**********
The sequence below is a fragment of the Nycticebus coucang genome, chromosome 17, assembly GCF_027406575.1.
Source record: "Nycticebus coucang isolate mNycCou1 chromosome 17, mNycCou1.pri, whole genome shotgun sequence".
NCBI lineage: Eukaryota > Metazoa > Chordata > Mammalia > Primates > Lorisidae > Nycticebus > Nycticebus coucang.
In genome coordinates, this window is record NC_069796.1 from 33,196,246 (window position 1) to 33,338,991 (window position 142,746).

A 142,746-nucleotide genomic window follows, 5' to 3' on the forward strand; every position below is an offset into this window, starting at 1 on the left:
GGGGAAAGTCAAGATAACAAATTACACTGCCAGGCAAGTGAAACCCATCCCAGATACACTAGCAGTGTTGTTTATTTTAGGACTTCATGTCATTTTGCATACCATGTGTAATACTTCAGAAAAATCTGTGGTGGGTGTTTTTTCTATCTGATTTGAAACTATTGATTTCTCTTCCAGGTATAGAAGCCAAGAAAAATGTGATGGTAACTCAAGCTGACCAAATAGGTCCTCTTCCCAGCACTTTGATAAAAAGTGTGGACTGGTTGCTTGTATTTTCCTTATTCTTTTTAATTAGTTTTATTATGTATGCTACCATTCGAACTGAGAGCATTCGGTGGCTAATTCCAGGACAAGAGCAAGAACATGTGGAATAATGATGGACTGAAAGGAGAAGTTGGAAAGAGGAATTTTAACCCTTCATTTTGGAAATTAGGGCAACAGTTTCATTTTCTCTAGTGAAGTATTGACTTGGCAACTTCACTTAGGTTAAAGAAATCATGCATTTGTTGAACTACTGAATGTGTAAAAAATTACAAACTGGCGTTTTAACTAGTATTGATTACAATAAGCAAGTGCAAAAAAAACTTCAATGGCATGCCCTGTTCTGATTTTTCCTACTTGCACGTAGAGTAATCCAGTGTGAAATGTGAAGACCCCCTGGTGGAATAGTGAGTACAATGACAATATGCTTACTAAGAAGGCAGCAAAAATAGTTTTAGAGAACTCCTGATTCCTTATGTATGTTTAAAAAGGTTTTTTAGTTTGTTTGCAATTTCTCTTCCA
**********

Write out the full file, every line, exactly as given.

The sequence below is a fragment of the Nycticebus coucang genome, chromosome 17, assembly GCF_027406575.1.
Source record: "Nycticebus coucang isolate mNycCou1 chromosome 17, mNycCou1.pri, whole genome shotgun sequence".
NCBI lineage: Eukaryota > Metazoa > Chordata > Mammalia > Primates > Lorisidae > Nycticebus > Nycticebus coucang.
In genome coordinates, this window is record NC_069796.1 from 33,196,246 (window position 1) to 33,338,991 (window position 142,746).

A 142,746-nucleotide genomic window follows, 5' to 3' on the forward strand; every position below is an offset into this window, starting at 1 on the left:
GGGGAAAGTCAAGATAACAAATTACACTGCCAGGCAAGTGAAACCCATCCCAGATACACTAGCAGTGTTGTTTATTTTAGGACTTCATGTCATTTTGCATACCATGTGTAATACTTCAGAAAAATCTGTGGTGGGTGTTTTTTCTATCTGATTTGAAACTATTGATTTCTCTTCCAGGTATAGAAGCCAAGAAAAATGTGATGGTAACTCAAGCTGACCAAATAGGTCCTCTTCCCAGCACTTTGATAAAAAGTGTGGACTGGTTGCTTGTATTTTCCTTATTCTTTTTAATTAGTTTTATTATGTATGCTACCATTCGAACTGAGAGCATTCGGTGGCTAATTCCAGGACAAGAGCAAGAACATGTGGAATAATGATGGACTGAAAGGAGAAGTTGGAAAGAGGAATTTTAACCCTTCATTTTGGAAATTAGGGCAACAGTTTCATTTTCTCTAGTGAAGTATTGACTTGGCAACTTCACTTAGGTTAAAGAAATCATGCATTTGTTGAACTACTGAATGTGTAAAAAATTACAAACTGGCGTTTTAACTAGTATTGATTACAATAAGCAAGTGCAAAAAAAACTTCAATGGCATGCCCTGTTCTGATTTTTCCTACTTGCACGTAGAGTAATCCAGTGTGAAATGTGAAGACCCCCTGGTGGAATAGTGAGTACAATGACAATATGCTTACTAAGAAGGCAGCAAAAATAGTTTTAGAGAACTCCTGATTCCTTATGTATGTTTAAAAAGGTTTTTTAGTTTGTTTGCAATTTCTCTTCCA